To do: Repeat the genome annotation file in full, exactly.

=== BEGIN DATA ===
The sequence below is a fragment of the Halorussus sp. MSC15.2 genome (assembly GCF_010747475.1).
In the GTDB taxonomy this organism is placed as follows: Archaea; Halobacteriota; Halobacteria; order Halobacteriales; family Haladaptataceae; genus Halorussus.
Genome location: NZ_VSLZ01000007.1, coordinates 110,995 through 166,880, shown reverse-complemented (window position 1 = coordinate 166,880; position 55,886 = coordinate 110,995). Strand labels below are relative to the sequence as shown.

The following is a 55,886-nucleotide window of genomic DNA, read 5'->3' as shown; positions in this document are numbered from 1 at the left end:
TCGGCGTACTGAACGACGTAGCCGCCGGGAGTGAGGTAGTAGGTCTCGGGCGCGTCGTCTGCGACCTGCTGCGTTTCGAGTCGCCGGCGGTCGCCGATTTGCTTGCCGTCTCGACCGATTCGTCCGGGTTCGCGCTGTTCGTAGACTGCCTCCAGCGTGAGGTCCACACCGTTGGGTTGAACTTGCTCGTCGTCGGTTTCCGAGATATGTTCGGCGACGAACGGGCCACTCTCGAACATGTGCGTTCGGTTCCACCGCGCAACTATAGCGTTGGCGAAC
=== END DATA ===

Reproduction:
The sequence below is a fragment of the Halorussus sp. MSC15.2 genome (assembly GCF_010747475.1).
In the GTDB taxonomy this organism is placed as follows: Archaea; Halobacteriota; Halobacteria; order Halobacteriales; family Haladaptataceae; genus Halorussus.
Genome location: NZ_VSLZ01000007.1, coordinates 110,995 through 166,880, shown reverse-complemented (window position 1 = coordinate 166,880; position 55,886 = coordinate 110,995). Strand labels below are relative to the sequence as shown.

The following is a 55,886-nucleotide window of genomic DNA, read 5'->3' as shown; positions in this document are numbered from 1 at the left end:
TCGGCGTACTGAACGACGTAGCCGCCGGGAGTGAGGTAGTAGGTCTCGGGCGCGTCGTCTGCGACCTGCTGCGTTTCGAGTCGCCGGCGGTCGCCGATTTGCTTGCCGTCTCGACCGATTCGTCCGGGTTCGCGCTGTTCGTAGACTGCCTCCAGCGTGAGGTCCACACCGTTGGGTTGAACTTGCTCGTCGTCGGTTTCCGAGATATGTTCGGCGACGAACGGGCCACTCTCGAACATGTGCGTTCGGTTCCACCGCGCAACTATAGCGTTGGCGAAC